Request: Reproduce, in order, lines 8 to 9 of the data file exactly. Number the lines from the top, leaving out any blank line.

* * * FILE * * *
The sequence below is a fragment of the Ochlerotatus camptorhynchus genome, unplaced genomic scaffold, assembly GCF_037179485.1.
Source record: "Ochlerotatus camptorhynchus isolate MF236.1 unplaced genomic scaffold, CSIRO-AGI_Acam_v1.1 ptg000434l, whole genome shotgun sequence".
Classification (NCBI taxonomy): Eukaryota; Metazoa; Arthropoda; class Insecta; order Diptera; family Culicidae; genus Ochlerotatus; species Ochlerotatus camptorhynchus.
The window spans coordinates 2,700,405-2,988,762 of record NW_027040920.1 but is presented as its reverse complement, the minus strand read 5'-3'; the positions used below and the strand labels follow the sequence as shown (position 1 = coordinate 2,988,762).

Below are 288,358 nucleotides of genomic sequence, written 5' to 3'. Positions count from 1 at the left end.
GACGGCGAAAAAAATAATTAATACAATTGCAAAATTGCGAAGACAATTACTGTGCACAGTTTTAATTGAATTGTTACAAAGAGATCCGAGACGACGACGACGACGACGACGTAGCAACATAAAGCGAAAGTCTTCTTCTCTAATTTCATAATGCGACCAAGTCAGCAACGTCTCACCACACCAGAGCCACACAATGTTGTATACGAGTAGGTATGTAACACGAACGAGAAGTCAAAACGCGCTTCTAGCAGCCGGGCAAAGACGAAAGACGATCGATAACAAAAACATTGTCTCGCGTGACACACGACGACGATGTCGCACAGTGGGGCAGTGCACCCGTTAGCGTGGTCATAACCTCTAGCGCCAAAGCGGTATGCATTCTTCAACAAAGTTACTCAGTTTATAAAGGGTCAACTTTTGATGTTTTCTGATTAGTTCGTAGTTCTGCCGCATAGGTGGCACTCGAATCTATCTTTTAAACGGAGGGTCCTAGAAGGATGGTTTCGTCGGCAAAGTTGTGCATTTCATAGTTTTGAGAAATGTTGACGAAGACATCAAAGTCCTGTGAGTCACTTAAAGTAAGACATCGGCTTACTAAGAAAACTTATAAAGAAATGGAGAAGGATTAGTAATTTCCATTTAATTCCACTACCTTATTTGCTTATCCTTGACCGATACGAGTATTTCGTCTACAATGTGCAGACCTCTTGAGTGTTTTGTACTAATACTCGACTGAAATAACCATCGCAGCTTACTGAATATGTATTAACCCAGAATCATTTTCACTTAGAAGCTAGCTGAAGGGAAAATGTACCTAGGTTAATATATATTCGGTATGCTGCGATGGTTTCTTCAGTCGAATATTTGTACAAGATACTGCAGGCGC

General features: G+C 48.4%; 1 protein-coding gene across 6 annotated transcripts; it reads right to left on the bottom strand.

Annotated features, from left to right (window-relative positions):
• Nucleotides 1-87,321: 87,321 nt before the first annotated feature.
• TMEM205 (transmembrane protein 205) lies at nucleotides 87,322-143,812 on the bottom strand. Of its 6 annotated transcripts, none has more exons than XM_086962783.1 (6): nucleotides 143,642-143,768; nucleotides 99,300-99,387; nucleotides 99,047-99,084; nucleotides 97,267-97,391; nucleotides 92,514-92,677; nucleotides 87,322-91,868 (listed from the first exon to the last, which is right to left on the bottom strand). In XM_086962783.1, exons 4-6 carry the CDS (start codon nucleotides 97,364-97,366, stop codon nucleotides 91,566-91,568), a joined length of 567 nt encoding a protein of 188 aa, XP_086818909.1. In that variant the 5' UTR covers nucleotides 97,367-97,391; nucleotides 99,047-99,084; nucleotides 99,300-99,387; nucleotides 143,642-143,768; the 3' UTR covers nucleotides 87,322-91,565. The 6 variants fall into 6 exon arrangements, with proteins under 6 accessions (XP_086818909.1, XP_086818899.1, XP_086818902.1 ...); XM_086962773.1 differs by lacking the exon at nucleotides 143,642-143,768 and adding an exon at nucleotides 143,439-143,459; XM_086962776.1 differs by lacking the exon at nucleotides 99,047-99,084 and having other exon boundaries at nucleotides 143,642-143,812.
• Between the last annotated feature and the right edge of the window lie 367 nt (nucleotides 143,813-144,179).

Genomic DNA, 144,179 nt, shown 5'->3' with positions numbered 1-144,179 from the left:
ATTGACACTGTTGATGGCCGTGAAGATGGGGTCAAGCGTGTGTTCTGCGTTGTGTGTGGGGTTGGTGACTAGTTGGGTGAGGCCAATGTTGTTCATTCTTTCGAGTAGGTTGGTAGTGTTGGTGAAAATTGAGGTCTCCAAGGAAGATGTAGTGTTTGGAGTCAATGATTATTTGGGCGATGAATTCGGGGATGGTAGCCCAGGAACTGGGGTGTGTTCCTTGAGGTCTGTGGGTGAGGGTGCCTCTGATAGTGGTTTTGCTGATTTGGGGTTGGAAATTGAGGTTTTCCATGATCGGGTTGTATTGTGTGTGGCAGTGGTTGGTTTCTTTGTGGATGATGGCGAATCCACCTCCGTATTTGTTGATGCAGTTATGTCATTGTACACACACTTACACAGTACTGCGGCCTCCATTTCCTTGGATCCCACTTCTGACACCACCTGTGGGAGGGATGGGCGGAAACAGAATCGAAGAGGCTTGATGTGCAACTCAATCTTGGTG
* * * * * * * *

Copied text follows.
Annotated features, from left to right (window-relative positions):
• Nucleotides 1-87,321: 87,321 nt before the first annotated feature.